This action generates a random number based on our specified range. First of all, make sure that the “Type” is set to “Integer” since we don’t want a decimal value. We want the new X position to be anywhere between 0 and room_width (as that is the room’s range on the X axis), but there is something else to consider.

We don’t want the window to spawn too near to the left or right border, as then the window will be cut off and will not appear in full. We’re going to allow a margin of 200 pixels for the spawning range, so we’ll set the “Minimum” field to 200 and the “Maximum” field to room_width - 200.

This will now generate an integer value between that range, but how do we retrieve it? For that we’re going to use the “Target” field. Simply enter a variable name here and the generated value will be stored into that variable.

We want to use a temporary variable to store the random value, as we only need it for this event. Set the “Target” field to new_x and enable the “Temp” checkbox.

Now to respawn the window above the room (so it can come down again) we need to change its position. Find the “Jump To Point” action in the Toolbox and drag it into the chain. This action allows us to set new X and Y coordinates for the instance, making it instantly jump to that point. For the “X” field we’re going to use the new_x variable which is randomly generated. For the “Y” field, we’ll use -200 (negative 200) to place it above the room and give it a 200-pixel margin.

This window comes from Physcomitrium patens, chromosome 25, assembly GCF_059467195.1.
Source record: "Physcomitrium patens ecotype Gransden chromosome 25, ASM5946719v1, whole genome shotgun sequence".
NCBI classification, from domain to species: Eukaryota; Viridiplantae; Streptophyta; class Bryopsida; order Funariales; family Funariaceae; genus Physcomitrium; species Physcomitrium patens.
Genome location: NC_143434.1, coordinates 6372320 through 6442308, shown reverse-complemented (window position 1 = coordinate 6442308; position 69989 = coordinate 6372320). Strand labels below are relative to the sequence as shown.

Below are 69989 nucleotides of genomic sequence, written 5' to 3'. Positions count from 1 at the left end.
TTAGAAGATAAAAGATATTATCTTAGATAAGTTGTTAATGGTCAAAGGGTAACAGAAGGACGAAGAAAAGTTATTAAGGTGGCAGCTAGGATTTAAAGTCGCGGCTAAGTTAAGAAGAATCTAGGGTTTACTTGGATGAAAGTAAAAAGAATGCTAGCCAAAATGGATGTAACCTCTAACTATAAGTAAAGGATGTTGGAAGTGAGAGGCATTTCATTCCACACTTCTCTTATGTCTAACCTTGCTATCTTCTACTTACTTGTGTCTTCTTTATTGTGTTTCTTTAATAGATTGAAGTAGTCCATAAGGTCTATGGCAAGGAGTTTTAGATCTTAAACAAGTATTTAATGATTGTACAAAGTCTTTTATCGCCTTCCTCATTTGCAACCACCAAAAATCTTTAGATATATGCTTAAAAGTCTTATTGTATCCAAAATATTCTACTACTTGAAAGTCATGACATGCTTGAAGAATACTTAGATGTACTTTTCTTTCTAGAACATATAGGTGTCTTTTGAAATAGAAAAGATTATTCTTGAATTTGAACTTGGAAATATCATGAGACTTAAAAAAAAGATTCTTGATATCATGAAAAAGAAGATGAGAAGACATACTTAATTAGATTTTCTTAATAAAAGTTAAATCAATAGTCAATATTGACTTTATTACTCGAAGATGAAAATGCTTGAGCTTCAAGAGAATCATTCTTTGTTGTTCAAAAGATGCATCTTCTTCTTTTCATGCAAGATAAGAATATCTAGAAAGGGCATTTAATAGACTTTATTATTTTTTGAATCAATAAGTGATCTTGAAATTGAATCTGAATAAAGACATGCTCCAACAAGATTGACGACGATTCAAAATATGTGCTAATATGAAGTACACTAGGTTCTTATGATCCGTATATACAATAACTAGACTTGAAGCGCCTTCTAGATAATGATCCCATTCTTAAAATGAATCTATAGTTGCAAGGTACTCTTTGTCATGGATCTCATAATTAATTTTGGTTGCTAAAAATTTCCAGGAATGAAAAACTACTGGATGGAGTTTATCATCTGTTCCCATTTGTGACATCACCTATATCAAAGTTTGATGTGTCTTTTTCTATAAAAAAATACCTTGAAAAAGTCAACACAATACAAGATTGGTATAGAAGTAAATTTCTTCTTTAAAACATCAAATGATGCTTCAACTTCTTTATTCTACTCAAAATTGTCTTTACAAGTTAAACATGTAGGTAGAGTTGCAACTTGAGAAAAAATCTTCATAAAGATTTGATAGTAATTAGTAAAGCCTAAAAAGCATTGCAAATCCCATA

Your event should look like this now:


If you run the game now, you will see that the windows are being randomly generated!


Tip: If you need help with your project at any point, you can join the GameMaker Community and create a thread there.

If you’re not able to reach any newly spawned windows because they spawn too high, or if some windows spawn too close to each other, you will need to adjust the separation between your windows in the Room Editor. You can also place extra windows above the room to fill any gaps:


Combo Jump Issue

There is an issue with our game right now. If there is a row of windows, you will see that the player easily boosts through it:


This is not intended, as we want the player to bounce on each window individually. We’re facing this issue because the player jumps as soon as it comes in contact with a window, even as it’s jumping! We only want it to be able to jump while it’s falling.